| Architectural sculpture for house facade in the form of a long-necked hen [katik]

Sa'dan Toraja people
Tondon village, south Sulawesi, Indonesia
 

Architectural sculpture for house facade in the form of a long-necked hen [katik] 19th century
wood, pigment
252.5 (h) x 7.0 (w) x 76.0 (d) cm
The Jerome L Joss Collection, Fowler Museum at University of California, Los Angeles
Photograph: Don Cole

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The long necked katik is believed to have been present at the creation of the cosmos. She represents Lando Kollong, or She of the Long Neck, the wife of the first rooster, an ancestral being associated with the deities of agriculture and rice. Placed high at the front gable of the great Toraja house, the katik faces north, the direction (along with east) that symbolises life, the upperworld and the rising sun.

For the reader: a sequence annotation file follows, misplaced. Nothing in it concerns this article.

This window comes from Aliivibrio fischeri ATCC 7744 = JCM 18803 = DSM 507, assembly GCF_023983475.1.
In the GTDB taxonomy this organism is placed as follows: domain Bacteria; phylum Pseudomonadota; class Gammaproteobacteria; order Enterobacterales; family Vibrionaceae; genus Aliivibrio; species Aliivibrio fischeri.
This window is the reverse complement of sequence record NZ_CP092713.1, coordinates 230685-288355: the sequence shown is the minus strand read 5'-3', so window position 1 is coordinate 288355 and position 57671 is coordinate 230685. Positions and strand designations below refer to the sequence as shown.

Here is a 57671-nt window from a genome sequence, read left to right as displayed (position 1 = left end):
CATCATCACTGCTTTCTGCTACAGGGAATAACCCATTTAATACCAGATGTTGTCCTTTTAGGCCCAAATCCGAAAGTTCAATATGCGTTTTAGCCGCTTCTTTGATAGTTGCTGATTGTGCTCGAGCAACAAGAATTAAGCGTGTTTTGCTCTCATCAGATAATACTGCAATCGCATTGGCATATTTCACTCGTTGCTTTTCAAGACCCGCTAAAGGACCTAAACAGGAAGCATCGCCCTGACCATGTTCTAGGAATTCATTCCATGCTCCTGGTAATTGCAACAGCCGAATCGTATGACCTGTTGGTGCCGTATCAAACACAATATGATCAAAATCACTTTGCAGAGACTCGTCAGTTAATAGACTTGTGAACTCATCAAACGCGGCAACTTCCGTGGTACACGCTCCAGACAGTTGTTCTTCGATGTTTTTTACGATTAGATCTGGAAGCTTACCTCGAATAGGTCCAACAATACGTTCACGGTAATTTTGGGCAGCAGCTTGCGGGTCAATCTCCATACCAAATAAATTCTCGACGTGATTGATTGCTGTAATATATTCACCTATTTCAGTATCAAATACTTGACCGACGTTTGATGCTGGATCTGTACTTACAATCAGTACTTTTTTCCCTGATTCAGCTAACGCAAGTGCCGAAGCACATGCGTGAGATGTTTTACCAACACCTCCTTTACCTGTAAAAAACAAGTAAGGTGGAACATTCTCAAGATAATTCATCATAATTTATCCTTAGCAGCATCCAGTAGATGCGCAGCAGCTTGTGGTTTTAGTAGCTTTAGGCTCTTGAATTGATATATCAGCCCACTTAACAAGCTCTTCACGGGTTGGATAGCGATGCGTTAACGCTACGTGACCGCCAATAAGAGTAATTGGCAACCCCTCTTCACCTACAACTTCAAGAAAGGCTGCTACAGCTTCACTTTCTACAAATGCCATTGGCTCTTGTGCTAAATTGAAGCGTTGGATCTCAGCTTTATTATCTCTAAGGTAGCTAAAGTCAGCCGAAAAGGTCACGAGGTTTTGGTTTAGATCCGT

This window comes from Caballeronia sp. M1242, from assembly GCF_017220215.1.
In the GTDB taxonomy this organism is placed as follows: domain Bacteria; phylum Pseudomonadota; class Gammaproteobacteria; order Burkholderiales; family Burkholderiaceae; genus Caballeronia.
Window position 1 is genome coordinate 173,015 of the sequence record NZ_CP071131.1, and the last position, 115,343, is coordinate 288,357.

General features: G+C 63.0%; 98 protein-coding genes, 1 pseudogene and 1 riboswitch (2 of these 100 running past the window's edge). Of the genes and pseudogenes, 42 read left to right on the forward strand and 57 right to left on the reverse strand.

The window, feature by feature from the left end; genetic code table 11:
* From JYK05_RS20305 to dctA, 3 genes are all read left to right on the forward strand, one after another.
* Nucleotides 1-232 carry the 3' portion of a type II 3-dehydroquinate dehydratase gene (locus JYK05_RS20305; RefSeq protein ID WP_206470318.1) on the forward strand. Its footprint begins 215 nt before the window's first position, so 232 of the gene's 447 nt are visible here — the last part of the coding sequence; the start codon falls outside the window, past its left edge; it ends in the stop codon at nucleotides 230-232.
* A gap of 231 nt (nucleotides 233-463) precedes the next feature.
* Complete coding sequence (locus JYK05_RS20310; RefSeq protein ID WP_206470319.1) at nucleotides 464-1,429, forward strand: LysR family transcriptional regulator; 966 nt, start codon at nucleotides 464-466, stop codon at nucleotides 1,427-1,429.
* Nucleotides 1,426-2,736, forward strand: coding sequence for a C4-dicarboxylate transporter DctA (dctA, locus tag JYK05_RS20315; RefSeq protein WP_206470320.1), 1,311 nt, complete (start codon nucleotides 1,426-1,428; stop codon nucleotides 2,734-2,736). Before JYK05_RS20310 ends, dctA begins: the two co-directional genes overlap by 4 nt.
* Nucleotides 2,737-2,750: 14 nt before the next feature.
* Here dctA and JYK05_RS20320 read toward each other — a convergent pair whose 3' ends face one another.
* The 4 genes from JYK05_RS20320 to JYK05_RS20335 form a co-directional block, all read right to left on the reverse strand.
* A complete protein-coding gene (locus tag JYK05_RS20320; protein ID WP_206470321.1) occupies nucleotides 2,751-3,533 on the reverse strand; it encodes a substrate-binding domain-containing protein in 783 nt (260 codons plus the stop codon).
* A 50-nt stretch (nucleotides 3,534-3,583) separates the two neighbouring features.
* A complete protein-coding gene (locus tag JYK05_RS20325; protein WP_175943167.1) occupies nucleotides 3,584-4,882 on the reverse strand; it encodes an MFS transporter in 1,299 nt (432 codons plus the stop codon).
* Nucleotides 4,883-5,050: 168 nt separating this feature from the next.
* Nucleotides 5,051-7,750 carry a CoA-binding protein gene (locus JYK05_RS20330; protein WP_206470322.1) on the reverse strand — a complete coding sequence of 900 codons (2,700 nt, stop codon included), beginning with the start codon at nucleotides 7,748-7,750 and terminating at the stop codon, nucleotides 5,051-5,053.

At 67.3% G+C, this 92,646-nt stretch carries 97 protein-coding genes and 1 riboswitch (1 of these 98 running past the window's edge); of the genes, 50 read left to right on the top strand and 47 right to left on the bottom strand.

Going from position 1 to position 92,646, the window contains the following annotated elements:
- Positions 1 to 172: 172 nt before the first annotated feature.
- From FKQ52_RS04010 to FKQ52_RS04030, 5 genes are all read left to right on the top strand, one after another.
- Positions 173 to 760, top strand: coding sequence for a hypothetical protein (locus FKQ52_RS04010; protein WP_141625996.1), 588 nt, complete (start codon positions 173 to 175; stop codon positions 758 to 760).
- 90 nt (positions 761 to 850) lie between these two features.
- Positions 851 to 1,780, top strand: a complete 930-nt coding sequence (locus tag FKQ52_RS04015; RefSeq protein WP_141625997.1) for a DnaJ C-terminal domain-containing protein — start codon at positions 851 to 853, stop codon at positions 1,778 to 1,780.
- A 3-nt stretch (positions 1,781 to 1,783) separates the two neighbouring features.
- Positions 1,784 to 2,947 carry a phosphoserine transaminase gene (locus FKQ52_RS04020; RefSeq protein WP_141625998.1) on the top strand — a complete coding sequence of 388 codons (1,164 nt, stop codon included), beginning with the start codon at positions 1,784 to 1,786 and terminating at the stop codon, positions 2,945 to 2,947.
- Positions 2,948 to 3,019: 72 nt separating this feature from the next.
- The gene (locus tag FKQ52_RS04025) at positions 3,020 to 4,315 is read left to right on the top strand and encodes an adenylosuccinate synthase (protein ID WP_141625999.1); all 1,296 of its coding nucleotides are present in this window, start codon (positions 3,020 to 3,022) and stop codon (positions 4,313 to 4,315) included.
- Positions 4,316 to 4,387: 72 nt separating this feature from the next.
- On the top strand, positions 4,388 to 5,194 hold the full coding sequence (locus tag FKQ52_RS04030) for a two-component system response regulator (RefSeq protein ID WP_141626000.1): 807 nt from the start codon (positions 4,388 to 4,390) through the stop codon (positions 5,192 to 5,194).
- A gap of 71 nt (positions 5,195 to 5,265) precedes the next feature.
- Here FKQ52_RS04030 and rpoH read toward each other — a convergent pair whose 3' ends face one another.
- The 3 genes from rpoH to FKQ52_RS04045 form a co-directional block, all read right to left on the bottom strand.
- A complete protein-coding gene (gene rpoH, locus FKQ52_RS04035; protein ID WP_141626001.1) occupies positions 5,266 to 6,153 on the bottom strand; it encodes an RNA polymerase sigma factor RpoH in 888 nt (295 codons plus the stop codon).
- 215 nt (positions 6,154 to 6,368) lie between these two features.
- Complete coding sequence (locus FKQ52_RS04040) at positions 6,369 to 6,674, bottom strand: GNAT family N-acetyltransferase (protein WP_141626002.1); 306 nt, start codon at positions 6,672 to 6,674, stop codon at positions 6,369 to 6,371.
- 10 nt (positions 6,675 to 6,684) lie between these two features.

From her lofty position—the portal to the sacred upper realm of the house—the katik oversees the community’s life-sustaining rites of agriculture and fertility. The decorative spirals and hooks represent brightly coloured feathers, yet are also reminiscent of the scales of a serpent. Bold concentric circles form the bird’s eyes, mirroring the sun motifs on granary facades.




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